Thomas Aquinas based Natural Law on Aristotle’s teaching about causality. In Aristotle Final cause and purpose are important when trying to give an explanation of a thing. Eg. the final cause of a knife is to cut. Aristotle thought this is what made a good knife. Something is good inasmuch as it fulfills its purpose. (The most important cause is the final cause which when achieved by an object it reaches perfection – because it has moved from potentiality to actuality eg. a potential A grade student becomes an actual one through application of hard work. )

The contrast with other senses of the word good can be brought out if we consider that a good knife can be used to perform a bad deed – ie. to stab a person. However, if it cut cleanly it would be good in the sense of doing what it was made for. This use of the word good is taken up in Aquinas and used in his theory.

What is clear for a knife is not so clear for humans – what is our purpose? Ultimately, God Himself is the final purpose of human beings – our goals are not merely temporal, but eternal, because we have an immortal soul. However, we also have temporal purposes, which could be summarised as to live and flourish in certain ways discoverable by reason.

Thomas Aquinas believed that Natural Law was part of a hierarchy of laws that are part of the cosmos created by God. God created everything via the Eternal Law. As God is the ultimate cause of all being, he has the highest qualities in respect of his creation, therefore it follows that he is the ultimate lawgiver. Through the Eternal Law God creatively directs all beings to a common end by endowing them with spontaneous natural inclinations to move toward their own perfection.

Aquinas thought that humans have an essential rational nature established by God. We are to apply reason to know our purpose and that allows us to choose to follow our final goal. Thus, unlike non-rational animals who just follow natural inclination unknowingly towards their good, humans can freely and knowingly co-operate with the eternal law through the use of reason. These laws are discoverable by humans to give the goods appropriate to humans such as food, shelter, knowledge, friendship etc. This discovering ‘from within’ of the eternal law by reason is called natural law – not something extra to the eternal law. Aquinas says: “the natural law is nothing else than the rational creature’s participation of the eternal law”.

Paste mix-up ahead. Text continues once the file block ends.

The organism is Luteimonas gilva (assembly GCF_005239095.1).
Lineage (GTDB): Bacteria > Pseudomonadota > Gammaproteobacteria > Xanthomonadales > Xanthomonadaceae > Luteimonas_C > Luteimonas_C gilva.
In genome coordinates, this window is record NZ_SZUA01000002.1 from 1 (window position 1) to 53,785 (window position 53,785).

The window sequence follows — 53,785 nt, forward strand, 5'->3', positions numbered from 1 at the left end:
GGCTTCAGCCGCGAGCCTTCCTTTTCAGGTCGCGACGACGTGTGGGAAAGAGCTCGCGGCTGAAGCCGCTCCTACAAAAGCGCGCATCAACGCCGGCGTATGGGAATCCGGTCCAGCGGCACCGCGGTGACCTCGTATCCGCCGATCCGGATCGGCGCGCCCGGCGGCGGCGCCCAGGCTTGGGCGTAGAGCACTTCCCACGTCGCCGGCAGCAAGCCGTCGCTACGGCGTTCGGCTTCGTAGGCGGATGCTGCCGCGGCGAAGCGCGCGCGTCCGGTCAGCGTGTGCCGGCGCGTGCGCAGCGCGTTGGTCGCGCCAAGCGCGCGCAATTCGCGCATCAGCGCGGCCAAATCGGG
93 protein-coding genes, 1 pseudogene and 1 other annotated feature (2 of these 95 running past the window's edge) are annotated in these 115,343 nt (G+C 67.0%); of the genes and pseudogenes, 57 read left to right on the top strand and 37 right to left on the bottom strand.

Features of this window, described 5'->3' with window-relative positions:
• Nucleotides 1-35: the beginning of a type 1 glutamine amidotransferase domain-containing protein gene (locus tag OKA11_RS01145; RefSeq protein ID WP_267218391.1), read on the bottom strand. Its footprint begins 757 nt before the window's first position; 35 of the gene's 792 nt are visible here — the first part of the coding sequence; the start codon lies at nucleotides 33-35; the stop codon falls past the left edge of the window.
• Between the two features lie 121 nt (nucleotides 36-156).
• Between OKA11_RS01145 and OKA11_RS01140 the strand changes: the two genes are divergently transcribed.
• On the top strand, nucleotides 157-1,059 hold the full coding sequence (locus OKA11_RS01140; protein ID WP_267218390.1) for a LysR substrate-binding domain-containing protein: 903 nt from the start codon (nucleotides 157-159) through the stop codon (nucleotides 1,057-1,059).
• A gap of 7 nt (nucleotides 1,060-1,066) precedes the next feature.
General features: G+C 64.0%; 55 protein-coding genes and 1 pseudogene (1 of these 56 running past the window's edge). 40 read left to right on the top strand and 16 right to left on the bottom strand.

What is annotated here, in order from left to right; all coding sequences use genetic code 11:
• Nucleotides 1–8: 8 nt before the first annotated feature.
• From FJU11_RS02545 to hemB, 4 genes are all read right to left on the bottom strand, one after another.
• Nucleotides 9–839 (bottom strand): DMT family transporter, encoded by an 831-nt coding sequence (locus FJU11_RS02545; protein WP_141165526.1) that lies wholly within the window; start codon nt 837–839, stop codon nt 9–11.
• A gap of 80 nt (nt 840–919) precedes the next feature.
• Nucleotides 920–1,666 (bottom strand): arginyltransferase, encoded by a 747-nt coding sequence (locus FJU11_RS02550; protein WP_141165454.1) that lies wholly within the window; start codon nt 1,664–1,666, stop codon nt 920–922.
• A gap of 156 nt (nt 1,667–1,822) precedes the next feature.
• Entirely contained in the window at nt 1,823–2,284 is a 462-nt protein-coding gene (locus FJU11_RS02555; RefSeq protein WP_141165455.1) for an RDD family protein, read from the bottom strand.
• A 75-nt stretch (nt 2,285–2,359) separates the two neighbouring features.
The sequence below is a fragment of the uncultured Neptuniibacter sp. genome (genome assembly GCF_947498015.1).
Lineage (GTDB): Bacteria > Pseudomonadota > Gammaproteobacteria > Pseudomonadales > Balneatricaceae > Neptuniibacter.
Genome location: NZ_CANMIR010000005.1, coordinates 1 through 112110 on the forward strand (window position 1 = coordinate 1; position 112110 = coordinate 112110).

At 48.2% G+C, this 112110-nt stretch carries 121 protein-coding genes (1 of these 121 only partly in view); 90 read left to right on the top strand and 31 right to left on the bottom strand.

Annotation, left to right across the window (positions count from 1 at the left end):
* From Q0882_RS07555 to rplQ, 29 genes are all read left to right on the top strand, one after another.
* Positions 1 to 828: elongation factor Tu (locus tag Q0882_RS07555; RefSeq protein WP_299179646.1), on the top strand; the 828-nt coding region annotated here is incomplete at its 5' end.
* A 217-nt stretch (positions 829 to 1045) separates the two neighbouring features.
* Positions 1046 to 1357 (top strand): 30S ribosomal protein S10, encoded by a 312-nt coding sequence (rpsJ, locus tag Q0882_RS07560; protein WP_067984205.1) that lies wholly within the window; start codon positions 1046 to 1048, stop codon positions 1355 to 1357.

Aristotle’s idea of eudaimonia is useful here. Seeking happiness and all-round well-being – all aim to find this in life and it enables us to thrive. Aquinas thought however, that there was a difference between apparent goods and actual goods. Apparent goods are things which we desire and think will be good, but which actually take us away from our final purpose – eg. drink, drugs, gambling and so on.

Aquinas makes the presumption that people will choose good and avoid evil. This inclination is called synderesis, which actually has the sense of an intuitive grasp of first principles. What this means is that, to Aquinas, certain basic precepts are self-evident to anyone with a functioning reason and some experience of the world. For instance, ‘bodily health is a good to be sought after, and bodily illness to be avoided’.

(Then explain the five primary precepts and the secondary precepts and you’re done)



Last minute exam tips

Over at Philosophical Investigations they have some very useful tips on answering specific questions, including some useful tips on Natural Law, about which I have a student answer on here .

I would be surprised if a question about either the Cosmological argument, the Teleological argument from Aquinas and Hume’s criticisms of them didn’t come up this year. Then again, I’ve been wrong before, so we shall see! Just remember, never skip revision on any area – you must be prepared for any question on any individual point of the spec. Eg. a question such as ‘Explain the relationship between the Forms and the Form of the Good (25)’ , or ‘Explain the relationship between concepts and phenomena (25)’. If that kind of question came up how much could you write? Equally in Ethics, if a question such as ‘Explain the concept of moral relativism (25)’ came up, you would need to know about these fairly abstract areas of the course. Don’t just go “Oh Plato, yeah I know the Cave; I’m fine.”!

Finally, good luck for tomorrow AS students! I will try and post some more last-minute revision stuff on here today.